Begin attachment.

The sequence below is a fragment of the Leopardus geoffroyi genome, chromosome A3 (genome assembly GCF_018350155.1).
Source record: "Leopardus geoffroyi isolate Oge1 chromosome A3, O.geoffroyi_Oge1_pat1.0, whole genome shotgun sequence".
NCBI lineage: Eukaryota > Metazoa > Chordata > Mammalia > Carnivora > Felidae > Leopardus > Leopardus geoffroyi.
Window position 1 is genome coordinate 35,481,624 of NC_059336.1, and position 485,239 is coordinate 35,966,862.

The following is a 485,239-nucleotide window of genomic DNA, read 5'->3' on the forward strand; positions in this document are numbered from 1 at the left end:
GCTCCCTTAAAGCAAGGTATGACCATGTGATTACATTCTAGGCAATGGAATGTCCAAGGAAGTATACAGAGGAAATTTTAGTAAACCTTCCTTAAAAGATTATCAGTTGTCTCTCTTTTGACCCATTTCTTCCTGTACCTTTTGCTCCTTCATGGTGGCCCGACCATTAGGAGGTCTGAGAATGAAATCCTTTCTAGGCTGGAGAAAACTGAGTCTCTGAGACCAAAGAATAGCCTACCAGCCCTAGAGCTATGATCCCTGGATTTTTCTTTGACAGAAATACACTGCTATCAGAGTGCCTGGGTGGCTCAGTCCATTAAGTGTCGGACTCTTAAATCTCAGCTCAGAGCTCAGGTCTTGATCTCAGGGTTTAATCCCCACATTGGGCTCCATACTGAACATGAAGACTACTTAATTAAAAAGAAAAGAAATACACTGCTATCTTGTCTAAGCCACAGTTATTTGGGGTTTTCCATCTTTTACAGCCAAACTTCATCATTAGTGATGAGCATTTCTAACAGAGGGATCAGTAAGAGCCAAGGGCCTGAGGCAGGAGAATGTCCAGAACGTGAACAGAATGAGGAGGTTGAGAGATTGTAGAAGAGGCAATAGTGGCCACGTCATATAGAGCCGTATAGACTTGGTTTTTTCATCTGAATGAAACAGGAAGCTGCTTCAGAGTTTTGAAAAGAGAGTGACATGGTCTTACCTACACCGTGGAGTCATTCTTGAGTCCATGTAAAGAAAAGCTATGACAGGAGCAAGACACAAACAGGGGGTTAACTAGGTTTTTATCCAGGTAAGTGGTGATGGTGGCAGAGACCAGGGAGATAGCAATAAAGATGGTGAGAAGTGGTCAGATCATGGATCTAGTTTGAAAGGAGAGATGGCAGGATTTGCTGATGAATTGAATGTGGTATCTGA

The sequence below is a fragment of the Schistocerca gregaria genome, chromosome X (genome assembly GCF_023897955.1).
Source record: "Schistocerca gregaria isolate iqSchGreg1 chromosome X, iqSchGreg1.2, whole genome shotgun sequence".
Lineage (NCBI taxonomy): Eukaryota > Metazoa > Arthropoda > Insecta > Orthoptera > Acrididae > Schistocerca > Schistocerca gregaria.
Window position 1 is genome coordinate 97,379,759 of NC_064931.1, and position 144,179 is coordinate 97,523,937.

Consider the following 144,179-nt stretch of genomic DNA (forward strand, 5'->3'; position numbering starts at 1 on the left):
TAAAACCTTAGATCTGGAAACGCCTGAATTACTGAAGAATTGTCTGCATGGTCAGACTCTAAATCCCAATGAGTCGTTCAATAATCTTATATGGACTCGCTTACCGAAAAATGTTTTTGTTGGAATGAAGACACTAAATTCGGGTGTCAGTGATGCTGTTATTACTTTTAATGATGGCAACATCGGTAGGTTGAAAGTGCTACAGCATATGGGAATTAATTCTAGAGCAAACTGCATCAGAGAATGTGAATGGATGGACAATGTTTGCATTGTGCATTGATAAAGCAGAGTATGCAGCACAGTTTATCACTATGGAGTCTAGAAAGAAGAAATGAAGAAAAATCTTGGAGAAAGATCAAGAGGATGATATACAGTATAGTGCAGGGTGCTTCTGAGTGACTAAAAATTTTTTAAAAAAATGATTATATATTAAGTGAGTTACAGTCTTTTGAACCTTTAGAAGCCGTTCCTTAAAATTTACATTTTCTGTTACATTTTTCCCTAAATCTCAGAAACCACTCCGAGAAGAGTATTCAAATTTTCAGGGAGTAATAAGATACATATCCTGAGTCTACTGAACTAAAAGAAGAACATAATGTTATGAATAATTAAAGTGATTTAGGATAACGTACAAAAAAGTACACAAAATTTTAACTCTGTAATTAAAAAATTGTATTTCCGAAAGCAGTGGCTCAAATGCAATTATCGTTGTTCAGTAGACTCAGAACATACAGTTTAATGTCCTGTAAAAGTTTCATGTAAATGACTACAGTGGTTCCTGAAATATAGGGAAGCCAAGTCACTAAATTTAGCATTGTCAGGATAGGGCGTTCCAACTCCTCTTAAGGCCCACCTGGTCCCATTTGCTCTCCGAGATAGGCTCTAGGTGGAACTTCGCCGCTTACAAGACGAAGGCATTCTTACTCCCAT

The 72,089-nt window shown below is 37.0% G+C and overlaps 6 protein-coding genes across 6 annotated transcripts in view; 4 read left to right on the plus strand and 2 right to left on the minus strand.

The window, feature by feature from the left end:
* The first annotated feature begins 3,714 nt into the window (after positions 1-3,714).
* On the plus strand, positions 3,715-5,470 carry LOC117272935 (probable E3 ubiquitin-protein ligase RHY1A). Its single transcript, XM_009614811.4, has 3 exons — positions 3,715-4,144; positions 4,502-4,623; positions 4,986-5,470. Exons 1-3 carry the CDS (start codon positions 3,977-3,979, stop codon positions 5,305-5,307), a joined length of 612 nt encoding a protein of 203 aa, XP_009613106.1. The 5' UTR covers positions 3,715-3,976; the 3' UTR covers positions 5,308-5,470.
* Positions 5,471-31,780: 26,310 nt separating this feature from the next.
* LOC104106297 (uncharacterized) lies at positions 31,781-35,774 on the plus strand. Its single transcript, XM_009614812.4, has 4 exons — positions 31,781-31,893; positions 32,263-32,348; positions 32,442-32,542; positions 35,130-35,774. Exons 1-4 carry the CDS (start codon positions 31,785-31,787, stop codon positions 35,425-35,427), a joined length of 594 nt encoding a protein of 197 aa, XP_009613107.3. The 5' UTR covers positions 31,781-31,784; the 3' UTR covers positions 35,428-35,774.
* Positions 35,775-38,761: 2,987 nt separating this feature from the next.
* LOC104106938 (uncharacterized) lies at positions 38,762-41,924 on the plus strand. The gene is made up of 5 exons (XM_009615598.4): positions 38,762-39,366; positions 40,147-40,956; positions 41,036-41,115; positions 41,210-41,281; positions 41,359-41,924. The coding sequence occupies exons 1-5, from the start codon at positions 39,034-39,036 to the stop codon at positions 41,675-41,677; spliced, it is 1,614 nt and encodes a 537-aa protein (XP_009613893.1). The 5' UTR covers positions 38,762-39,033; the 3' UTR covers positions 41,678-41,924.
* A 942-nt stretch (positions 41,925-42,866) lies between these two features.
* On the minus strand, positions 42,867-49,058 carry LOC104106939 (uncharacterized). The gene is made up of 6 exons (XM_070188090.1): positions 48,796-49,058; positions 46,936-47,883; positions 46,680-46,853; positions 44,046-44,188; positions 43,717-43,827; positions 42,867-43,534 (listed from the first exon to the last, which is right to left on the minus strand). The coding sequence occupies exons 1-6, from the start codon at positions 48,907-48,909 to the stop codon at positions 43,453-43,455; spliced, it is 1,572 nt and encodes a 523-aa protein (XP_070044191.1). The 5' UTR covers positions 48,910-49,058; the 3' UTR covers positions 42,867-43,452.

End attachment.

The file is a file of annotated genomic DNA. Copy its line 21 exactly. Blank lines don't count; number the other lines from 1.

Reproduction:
* A 942-nt stretch (positions 41,925-42,866) lies between these two features.